The Internet, as well as texts such as Ruth Werner’s A Massage Therapist’s Guide to Pathology, provide rich sources of information about many health-related conditions.

A person with a disability often has attendant mental or physical conditions that may indicate or contraindicate massage. Information gained during a client intake and medical history will help determine indications, contraindications and the client’s goals to help formulate the session.

Depending on the type of disability, there are special accommodations or implications that need to be considered for the comfort and safety of the client. Different types of disability require different accommodations to provide the most effective massage therapy services.

For example, accommodations may need to be made during both intake and massage if the disability affects the client’s ability to communicate. In some cases, it may be necessary to consult with the client’s primary caregiver to help determine goals for the session.

If the disability is newly acquired and in the acute stages, it is preferential to work with the health care team in order to determine and provide massage services that are most beneficial.


If a client is not able to communicate clearly, it may be necessary to make additional accommodation. For instance, an individual with a closed head injury, cerebral palsy or stroke may not be able to speak.

However, she may be able to understand and use gestures or other ways of communicating. It will also be useful to discuss treatment options with her caregiver.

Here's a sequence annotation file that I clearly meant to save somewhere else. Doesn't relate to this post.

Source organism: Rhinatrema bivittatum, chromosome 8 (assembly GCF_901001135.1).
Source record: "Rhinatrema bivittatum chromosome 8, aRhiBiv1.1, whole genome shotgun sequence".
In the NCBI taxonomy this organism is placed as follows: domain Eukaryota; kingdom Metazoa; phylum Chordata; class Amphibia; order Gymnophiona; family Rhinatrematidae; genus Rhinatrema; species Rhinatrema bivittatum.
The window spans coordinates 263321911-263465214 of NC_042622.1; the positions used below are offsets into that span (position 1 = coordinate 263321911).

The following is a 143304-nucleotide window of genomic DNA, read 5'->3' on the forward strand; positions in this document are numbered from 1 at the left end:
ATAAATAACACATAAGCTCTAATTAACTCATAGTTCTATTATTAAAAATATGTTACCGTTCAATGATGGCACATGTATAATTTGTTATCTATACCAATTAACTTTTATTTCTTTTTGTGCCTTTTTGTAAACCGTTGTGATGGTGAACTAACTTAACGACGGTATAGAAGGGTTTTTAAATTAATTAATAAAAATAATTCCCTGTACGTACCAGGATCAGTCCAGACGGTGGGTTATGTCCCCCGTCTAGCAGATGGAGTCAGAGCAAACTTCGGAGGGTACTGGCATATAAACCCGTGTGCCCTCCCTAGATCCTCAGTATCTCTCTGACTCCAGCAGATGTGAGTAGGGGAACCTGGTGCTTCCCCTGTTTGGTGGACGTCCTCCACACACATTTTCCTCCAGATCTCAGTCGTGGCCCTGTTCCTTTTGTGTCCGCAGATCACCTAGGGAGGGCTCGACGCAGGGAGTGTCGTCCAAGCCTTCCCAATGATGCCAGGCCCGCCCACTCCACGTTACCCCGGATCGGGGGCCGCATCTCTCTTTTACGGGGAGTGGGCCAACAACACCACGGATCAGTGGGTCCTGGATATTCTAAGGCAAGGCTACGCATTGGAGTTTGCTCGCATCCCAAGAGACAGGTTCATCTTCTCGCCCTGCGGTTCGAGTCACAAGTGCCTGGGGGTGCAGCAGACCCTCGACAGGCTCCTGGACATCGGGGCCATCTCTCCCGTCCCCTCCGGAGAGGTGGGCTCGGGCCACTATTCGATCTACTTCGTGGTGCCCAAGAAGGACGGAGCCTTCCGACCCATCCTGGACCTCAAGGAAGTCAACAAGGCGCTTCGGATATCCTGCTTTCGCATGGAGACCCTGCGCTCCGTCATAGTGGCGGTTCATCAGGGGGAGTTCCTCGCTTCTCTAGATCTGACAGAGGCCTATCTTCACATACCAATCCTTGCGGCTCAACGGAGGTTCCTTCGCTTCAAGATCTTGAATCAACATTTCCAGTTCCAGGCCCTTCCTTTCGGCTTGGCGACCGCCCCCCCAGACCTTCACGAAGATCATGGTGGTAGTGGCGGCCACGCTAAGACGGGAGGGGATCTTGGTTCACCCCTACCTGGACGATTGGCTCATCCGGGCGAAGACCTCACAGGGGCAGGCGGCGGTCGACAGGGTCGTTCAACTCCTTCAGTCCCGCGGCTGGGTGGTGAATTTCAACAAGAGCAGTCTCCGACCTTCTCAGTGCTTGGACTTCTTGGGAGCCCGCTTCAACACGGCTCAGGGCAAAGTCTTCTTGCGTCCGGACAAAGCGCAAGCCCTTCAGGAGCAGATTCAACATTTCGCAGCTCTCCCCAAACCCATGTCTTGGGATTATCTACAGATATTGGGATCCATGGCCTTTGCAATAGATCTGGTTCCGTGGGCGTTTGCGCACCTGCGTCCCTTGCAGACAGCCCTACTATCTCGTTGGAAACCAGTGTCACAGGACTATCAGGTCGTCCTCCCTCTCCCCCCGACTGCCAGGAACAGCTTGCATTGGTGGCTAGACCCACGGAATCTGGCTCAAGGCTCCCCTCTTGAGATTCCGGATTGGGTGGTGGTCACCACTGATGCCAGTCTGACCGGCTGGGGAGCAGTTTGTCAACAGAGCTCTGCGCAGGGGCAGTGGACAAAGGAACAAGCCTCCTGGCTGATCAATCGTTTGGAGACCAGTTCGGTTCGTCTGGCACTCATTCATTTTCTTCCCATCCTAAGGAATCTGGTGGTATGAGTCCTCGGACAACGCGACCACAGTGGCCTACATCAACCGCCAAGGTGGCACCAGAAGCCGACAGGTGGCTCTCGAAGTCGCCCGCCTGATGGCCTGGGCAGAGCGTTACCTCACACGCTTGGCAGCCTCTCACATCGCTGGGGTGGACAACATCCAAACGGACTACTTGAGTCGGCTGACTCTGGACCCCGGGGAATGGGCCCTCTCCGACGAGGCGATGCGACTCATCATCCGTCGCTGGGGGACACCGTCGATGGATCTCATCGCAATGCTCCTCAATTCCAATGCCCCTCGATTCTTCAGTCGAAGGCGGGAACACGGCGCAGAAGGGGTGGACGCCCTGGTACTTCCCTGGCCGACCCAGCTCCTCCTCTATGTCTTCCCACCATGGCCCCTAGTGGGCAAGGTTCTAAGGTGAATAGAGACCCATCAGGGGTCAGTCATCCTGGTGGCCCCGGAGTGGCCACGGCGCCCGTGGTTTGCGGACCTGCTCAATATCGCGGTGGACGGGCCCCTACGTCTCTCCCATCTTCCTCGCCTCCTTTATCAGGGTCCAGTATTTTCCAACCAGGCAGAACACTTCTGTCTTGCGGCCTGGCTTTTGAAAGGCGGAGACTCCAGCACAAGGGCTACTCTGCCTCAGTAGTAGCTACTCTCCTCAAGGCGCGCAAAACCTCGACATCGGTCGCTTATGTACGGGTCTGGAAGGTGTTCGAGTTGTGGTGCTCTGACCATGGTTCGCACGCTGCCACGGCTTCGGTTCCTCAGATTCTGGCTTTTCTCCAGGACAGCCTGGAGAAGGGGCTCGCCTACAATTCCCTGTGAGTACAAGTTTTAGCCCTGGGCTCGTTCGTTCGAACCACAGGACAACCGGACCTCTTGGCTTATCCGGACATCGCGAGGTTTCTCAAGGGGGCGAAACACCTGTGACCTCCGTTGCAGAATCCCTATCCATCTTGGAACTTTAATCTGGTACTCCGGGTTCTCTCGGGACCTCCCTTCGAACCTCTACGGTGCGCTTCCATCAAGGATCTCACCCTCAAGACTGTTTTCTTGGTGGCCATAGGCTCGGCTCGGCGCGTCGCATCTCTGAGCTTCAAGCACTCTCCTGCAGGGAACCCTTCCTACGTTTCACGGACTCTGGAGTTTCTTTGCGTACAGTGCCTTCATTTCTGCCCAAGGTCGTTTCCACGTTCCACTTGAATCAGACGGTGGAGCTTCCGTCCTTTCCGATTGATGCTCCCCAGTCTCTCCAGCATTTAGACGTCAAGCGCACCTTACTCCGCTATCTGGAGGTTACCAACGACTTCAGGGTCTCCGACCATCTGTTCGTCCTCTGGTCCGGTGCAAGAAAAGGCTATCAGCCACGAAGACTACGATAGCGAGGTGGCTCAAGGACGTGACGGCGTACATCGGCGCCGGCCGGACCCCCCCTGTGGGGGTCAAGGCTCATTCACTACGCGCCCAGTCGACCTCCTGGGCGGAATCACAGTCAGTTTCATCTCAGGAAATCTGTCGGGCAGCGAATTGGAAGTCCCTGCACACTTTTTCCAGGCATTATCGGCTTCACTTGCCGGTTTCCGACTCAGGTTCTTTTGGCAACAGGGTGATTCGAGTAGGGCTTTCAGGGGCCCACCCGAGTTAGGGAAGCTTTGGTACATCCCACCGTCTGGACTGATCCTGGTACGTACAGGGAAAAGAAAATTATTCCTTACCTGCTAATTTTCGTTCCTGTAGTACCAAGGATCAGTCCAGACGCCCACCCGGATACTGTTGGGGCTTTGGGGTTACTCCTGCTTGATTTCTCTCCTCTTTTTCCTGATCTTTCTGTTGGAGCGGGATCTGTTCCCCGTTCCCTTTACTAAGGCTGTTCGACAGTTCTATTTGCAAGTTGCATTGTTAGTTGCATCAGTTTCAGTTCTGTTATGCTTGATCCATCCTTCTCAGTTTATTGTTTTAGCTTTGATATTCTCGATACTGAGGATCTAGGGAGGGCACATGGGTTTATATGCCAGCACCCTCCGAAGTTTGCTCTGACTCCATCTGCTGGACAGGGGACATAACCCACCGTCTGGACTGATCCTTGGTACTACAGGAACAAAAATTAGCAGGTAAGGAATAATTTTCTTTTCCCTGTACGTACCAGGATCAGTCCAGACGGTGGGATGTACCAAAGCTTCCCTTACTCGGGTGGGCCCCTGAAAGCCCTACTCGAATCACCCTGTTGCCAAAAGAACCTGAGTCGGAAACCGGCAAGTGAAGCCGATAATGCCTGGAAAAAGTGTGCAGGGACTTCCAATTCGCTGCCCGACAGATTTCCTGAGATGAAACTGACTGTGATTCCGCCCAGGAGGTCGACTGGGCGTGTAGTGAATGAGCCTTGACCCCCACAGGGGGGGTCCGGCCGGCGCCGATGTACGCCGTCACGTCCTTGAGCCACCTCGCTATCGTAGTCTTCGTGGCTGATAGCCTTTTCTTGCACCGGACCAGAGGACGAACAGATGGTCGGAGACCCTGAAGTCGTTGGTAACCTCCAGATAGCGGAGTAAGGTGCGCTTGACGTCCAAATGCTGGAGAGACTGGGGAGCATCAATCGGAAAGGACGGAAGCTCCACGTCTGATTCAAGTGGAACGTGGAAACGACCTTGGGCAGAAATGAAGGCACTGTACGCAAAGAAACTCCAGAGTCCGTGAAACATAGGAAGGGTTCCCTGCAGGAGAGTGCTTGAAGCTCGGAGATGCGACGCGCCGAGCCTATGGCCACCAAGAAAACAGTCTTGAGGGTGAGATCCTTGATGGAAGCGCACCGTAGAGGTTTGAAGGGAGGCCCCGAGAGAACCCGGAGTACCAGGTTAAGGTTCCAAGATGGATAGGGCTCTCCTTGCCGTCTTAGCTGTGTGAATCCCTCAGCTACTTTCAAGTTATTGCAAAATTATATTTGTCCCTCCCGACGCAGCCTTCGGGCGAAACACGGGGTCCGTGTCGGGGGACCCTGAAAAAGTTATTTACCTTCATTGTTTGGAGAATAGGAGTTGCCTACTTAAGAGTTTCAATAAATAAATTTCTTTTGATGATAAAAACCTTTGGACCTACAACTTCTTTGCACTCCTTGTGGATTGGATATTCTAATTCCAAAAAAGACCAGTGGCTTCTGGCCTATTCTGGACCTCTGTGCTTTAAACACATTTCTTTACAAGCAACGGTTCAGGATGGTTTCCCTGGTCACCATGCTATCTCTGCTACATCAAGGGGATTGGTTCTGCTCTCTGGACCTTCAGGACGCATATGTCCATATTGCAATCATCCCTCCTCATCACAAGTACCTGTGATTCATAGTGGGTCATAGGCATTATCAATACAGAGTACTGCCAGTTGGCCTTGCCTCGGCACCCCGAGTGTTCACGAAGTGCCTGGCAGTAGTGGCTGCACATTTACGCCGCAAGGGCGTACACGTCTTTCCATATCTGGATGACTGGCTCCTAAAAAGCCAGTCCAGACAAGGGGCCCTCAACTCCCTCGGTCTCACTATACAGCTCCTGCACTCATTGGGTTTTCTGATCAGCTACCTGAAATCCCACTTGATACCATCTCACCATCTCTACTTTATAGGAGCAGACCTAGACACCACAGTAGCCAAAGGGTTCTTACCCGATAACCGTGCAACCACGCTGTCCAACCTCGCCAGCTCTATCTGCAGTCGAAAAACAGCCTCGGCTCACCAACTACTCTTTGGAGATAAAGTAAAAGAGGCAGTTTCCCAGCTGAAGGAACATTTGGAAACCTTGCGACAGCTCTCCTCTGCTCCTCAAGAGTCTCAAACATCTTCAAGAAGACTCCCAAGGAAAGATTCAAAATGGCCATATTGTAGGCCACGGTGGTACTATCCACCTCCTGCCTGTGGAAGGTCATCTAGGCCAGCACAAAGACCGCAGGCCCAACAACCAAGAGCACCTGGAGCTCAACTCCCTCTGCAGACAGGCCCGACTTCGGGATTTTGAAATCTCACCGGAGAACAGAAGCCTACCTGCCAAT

If a client is not able to communicate through speech, accommodations must be made in the treatment to stay well within her tolerance and comfort. If the client cannot communicate clearly, it becomes the responsibility of the therapist to interpret nonverbal signals and proceed with caution.

Limited Mobility

Many factors can limit mobility. These include injury, illness, aging and paralysis. Disabilities that limit mobility include spinal cord injury, multiple sclerosis, muscular dystrophy, traumatic brain injury, cerebral palsy, stroke and lower-extremity amputations. Each of these conditions comes with its own concerns.

Additionally, individuals, regardless of their disability or condition, have their own specific concerns to be addressed that may or may not be directly related to disability. For example, many times, individuals with long-term mobility impairments may have other conditions that contraindicate massage.

These concerns can be identified during a thorough client intake and medical history.


An individual might use crutches, a cane, a walker or wheelchair, and may need some assistance navigating the massage room and getting on and off the table. Make sure there’s adequate wheelchair access into and throughout your place of business.